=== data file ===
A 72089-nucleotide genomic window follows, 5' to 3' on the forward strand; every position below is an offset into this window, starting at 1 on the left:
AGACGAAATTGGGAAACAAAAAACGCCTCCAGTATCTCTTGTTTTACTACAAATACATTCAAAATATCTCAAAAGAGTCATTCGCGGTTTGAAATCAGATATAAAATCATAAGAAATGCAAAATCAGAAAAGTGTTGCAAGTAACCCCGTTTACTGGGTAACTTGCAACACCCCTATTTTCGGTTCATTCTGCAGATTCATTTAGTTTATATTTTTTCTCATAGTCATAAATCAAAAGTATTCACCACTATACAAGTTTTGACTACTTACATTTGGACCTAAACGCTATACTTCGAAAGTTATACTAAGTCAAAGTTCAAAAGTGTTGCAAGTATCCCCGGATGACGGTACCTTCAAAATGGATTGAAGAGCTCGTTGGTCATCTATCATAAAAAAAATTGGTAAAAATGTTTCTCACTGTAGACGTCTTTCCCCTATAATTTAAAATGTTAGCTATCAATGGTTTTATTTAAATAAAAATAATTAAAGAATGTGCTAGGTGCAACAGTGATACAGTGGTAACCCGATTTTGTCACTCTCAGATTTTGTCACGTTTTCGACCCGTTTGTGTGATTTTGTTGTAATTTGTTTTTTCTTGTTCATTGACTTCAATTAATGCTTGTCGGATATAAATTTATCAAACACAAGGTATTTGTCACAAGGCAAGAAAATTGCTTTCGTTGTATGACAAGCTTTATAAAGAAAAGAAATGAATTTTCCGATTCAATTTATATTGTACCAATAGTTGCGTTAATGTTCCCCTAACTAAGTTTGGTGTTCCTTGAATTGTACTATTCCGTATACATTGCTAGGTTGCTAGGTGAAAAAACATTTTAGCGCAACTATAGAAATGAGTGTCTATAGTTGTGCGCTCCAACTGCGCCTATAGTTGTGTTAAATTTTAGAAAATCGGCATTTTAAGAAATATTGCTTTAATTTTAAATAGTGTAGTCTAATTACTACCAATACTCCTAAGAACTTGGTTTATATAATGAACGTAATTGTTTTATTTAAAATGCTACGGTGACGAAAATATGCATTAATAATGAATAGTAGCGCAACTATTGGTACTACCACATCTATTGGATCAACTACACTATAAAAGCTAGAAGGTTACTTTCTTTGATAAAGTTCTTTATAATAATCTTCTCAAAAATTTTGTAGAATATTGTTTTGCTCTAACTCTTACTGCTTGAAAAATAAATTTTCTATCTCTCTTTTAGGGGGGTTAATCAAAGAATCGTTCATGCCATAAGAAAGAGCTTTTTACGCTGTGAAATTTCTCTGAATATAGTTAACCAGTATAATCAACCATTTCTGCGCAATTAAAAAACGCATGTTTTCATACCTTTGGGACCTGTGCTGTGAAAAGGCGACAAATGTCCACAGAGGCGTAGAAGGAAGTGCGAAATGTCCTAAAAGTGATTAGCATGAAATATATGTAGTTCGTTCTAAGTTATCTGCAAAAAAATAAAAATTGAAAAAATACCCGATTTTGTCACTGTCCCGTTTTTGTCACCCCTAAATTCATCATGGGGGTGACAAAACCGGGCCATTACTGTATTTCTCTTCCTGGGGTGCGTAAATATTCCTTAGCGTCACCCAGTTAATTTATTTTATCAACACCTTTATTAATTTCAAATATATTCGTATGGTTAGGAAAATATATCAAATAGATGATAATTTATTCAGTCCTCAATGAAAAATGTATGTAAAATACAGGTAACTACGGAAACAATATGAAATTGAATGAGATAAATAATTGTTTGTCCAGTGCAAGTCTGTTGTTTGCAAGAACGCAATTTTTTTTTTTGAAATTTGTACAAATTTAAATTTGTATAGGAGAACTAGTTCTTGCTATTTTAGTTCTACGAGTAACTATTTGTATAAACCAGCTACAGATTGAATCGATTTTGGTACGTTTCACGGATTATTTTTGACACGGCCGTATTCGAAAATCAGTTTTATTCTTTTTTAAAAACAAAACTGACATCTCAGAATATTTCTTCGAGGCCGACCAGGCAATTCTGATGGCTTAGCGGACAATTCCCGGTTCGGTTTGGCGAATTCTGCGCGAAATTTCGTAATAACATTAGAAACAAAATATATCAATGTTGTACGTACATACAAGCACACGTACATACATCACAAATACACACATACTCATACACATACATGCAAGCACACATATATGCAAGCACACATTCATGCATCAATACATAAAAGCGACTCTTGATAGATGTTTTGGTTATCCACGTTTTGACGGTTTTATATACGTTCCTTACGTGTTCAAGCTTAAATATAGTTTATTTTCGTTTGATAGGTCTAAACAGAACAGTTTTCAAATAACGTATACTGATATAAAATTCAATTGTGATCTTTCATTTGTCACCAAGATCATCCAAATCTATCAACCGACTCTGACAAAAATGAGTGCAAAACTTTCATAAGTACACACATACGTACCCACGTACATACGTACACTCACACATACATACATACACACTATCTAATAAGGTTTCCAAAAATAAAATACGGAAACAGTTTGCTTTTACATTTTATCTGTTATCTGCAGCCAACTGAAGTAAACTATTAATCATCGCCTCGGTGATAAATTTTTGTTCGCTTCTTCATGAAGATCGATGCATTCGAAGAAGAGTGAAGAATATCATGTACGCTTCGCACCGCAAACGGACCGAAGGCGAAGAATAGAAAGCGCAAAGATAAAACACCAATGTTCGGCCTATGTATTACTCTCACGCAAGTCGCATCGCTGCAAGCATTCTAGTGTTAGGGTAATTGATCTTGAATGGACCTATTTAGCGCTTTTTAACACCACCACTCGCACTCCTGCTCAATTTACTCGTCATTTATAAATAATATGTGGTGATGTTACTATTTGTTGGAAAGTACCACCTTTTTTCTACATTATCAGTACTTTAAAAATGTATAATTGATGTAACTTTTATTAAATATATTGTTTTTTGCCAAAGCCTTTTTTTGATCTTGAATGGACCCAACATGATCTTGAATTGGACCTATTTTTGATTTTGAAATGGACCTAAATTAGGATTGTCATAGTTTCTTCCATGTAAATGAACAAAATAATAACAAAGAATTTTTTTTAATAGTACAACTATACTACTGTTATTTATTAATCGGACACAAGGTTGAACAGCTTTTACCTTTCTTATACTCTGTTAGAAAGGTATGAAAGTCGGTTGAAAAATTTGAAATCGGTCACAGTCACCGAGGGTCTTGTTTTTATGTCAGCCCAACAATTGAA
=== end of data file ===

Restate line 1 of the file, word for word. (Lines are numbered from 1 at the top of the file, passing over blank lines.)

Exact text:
A 72089-nucleotide genomic window follows, 5' to 3' on the forward strand; every position below is an offset into this window, starting at 1 on the left: